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Climate Change policy - Matter of Public Importance Speech

Wednesday 28 November


I rise to also contribute to this matter of public importance. In doing so, I will say at the outset that I agree with Senator Storer that meaningful action on climate change is well overdue and Australia should be playing its part as a wealthy nation in the region to limit our pollution and reduce greenhouse gases. Our country—and indeed the world—is undergoing a period of rapid destruction in the energy sector. But, through innovation, scale and our need to respond to climate change, renewable energy is becoming the future of that energy mix, and rightly so. This year, 2018, has been a record year for rooftop solar installations as well as large-scale solar and wind developments. But it's vital that we have the energy policy that reflects and anticipates these market developments, our environmental obligations and the need for a transition plan from fossil fuels to renewable energy. The Intergovernmental Panel on Climate Change exclaimed recently: 'Climate change is no longer an emergency; it is a disaster.'


On that front, I would like to take this opportunity to outline the Morrison government's renewable energy target. Excuse the silence, but there is no policy. That, there in itself, weighs up exactly what we are dealing with in this country: a Morrison government that does not have an energy or a climate policy, a government that is missing in action. Electricity prices have increased by nearly 19 per cent in the past three years—three times as fast as wages growth. The government have blamed blackouts on wind farms, and they've treated coal as though it's some sort of panacea. In fact, the just-released 2018 United Nations Environment emissions gap report makes clear that the government has no interest in climate change as there has been no improvement in Australia's climate policy. On current projections, applying the government's policy—well, lack of policy—by 2030 we will be well above the Nationally Determined Contributions target under the United Nations Framework Convention on Climate Change. Under Morrison's hopeless climate change policies, carbon pollution will continue to rise all the way to 2030, which is as far as the projections currently go. It is for those reasons that moderate Liberals are now speaking out against the government's continued kowtowing to the hard-right wreckers of their party room that have dictated action on climate change and energy for so long.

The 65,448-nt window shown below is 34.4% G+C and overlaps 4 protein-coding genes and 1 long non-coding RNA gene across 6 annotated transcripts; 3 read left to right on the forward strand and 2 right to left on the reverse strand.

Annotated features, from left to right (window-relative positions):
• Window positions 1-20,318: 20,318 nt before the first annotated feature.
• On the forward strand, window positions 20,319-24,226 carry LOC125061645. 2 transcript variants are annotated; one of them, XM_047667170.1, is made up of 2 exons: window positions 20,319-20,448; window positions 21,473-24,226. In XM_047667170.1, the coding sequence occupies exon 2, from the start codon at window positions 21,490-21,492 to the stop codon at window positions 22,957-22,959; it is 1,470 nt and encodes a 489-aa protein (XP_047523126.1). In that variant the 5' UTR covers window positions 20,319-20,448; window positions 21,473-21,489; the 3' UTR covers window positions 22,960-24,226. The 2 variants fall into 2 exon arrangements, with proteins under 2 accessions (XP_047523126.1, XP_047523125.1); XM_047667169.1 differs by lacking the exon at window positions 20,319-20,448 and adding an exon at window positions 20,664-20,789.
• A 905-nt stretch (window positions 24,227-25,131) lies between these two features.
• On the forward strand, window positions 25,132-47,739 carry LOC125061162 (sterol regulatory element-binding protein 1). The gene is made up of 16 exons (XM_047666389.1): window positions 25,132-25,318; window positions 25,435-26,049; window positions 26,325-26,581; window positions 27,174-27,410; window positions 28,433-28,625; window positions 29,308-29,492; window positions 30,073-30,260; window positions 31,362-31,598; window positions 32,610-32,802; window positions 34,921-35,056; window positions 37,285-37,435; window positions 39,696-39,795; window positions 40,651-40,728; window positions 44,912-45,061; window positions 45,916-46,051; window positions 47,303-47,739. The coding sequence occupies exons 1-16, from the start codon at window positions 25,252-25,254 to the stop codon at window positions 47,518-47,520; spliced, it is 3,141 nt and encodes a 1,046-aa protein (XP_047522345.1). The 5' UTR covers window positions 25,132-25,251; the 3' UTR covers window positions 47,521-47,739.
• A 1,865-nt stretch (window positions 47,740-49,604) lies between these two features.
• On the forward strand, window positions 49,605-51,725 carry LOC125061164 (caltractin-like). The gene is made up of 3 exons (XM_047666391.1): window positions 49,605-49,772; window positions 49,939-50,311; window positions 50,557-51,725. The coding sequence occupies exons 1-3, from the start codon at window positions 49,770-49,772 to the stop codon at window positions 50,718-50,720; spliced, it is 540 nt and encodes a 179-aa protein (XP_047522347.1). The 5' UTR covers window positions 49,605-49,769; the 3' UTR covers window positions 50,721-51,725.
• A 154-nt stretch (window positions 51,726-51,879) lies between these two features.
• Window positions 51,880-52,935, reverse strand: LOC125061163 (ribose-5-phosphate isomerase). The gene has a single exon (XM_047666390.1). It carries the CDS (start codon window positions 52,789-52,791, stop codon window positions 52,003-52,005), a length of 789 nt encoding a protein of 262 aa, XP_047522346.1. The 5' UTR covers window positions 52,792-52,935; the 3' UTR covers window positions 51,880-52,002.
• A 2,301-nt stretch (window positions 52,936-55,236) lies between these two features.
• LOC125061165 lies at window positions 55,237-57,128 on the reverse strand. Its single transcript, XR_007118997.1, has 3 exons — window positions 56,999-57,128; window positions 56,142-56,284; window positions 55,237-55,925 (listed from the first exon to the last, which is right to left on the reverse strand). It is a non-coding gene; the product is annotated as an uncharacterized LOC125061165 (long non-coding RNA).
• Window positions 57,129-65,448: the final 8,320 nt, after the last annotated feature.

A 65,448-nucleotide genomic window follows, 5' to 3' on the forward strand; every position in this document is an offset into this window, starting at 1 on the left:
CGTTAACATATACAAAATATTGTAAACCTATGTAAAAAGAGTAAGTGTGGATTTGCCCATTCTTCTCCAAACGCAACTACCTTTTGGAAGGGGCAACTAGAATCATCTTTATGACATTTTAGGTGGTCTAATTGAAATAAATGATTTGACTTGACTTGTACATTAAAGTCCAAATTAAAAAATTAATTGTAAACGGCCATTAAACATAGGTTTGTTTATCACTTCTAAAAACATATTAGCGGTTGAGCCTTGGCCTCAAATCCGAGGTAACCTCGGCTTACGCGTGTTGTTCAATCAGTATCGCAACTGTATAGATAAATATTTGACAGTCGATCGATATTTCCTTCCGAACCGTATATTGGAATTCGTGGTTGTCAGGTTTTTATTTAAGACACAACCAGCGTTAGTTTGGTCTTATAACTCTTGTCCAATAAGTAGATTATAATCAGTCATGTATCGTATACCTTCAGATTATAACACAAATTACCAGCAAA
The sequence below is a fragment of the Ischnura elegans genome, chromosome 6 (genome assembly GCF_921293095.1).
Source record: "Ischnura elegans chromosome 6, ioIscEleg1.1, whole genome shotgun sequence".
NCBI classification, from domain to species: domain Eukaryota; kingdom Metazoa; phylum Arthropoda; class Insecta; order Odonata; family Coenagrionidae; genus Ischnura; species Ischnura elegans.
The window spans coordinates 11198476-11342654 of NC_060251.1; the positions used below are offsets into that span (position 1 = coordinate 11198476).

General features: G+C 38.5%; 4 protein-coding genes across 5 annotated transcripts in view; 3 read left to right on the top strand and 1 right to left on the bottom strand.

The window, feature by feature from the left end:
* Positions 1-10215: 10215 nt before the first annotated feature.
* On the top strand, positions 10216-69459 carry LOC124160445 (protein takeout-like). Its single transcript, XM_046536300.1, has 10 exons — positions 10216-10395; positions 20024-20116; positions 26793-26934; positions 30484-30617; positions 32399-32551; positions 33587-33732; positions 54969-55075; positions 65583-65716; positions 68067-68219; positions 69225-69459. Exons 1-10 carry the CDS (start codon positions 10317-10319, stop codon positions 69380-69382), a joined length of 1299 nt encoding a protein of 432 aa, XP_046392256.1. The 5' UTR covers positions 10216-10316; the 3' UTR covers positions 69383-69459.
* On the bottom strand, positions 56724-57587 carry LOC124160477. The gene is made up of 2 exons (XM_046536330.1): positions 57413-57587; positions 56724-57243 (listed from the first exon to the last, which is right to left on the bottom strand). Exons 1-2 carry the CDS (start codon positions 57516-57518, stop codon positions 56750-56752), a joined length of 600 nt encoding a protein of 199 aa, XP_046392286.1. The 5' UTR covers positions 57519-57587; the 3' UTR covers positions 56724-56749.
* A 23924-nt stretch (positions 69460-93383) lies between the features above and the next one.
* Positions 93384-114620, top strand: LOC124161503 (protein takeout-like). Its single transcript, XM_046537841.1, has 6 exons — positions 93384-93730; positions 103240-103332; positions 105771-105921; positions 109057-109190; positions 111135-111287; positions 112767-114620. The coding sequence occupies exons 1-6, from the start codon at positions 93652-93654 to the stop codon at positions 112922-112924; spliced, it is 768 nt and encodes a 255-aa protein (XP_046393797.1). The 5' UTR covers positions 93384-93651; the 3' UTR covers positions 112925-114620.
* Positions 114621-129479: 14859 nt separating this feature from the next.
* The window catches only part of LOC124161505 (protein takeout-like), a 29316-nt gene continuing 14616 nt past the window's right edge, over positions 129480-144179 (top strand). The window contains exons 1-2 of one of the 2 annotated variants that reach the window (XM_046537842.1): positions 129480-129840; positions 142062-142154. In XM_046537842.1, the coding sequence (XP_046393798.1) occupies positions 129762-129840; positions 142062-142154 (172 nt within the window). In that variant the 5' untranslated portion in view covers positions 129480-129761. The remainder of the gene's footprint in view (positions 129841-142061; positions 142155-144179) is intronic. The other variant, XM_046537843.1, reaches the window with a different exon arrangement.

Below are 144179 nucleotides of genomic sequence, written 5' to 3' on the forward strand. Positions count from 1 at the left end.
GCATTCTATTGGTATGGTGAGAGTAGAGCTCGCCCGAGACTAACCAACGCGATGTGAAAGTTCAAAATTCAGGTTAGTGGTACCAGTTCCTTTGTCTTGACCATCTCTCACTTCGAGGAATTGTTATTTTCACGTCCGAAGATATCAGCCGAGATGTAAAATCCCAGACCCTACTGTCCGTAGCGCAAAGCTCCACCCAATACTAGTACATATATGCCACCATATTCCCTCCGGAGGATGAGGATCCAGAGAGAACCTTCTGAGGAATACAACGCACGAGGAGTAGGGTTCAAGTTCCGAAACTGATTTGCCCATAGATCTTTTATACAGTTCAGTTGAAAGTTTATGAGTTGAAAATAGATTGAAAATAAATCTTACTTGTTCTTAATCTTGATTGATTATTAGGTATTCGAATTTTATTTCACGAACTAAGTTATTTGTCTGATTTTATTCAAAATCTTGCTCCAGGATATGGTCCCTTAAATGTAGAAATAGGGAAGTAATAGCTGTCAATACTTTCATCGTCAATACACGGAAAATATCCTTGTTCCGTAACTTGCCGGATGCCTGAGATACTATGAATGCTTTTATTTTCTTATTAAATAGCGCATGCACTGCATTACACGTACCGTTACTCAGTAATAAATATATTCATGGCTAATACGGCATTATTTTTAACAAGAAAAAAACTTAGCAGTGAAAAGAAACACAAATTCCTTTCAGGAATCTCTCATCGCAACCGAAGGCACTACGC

As Bill Shorten aptly observed last week, the single most important thing about energy and climate right now is to actually have some sort of policy. Well, Labor does have a very comprehensive policy. Labor's energy plan, announced last week, addresses comprehensively the energy market as a whole. It delivers predictability, investor confidence, more renewables, cheaper power and more jobs. We're committed to ensuring that there's a just transition for workers in existing generation facilities that will be eventually phased out, notably coal, and for affected communities. We'll ensure households can reduce both their power bills and their carbon footprint, notably by making battery storage more affordable and improving efficiency. And we'll promote the modernisation of our energy infrastructure—in particular, by investing some $5 billion in a new energy security and modernisation fund and by doubling the original investment in the Clean Energy Finance Corporation.


But we also realise that energy policy should not be this partisan. Our preference is to achieve some sort of bipartisan agreement, and it always has been. So we'll continue to pursue the National Energy Guarantee, which can deliver our 50 per cent renewable energy target by 2030. It's clear that some on the other side want to move forward in this direction. The member for Curtin has called on her colleagues to 'consider energy policy through the prism of securing bipartisan agreement with Labor', which 'must and has to be balanced with concerns for our environment and preservation of our planet'. But even the former Prime Minister, Malcolm Turnbull, recently said that the Liberal Party and the coalition are not capable of dealing with climate change. Australians deserve a government that will take action on climate change, reduce pollution and invest in our renewables. Australia deserves better, and Labor is ready to be that.